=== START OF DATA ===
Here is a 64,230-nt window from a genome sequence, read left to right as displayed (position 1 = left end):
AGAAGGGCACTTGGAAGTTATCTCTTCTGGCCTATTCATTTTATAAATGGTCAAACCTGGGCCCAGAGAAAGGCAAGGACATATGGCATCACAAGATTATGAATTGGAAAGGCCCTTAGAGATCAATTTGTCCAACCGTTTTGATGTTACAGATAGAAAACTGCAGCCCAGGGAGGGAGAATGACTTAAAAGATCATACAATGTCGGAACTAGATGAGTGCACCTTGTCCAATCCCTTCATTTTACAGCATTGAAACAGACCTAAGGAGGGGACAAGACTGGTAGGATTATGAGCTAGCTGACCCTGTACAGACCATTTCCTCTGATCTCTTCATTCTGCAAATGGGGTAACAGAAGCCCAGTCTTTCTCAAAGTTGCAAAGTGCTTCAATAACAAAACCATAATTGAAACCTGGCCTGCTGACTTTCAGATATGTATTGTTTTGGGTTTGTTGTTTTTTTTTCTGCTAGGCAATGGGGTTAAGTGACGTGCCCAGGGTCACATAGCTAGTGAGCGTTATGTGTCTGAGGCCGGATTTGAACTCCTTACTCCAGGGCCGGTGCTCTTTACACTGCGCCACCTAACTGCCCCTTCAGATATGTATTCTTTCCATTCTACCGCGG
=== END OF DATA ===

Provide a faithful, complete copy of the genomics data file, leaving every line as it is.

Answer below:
Here is a 64,230-nt window from a genome sequence, read left to right as displayed (position 1 = left end):
AGAAGGGCACTTGGAAGTTATCTCTTCTGGCCTATTCATTTTATAAATGGTCAAACCTGGGCCCAGAGAAAGGCAAGGACATATGGCATCACAAGATTATGAATTGGAAAGGCCCTTAGAGATCAATTTGTCCAACCGTTTTGATGTTACAGATAGAAAACTGCAGCCCAGGGAGGGAGAATGACTTAAAAGATCATACAATGTCGGAACTAGATGAGTGCACCTTGTCCAATCCCTTCATTTTACAGCATTGAAACAGACCTAAGGAGGGGACAAGACTGGTAGGATTATGAGCTAGCTGACCCTGTACAGACCATTTCCTCTGATCTCTTCATTCTGCAAATGGGGTAACAGAAGCCCAGTCTTTCTCAAAGTTGCAAAGTGCTTCAATAACAAAACCATAATTGAAACCTGGCCTGCTGACTTTCAGATATGTATTGTTTTGGGTTTGTTGTTTTTTTTTCTGCTAGGCAATGGGGTTAAGTGACGTGCCCAGGGTCACATAGCTAGTGAGCGTTATGTGTCTGAGGCCGGATTTGAACTCCTTACTCCAGGGCCGGTGCTCTTTACACTGCGCCACCTAACTGCCCCTTCAGATATGTATTCTTTCCATTCTACCGCGG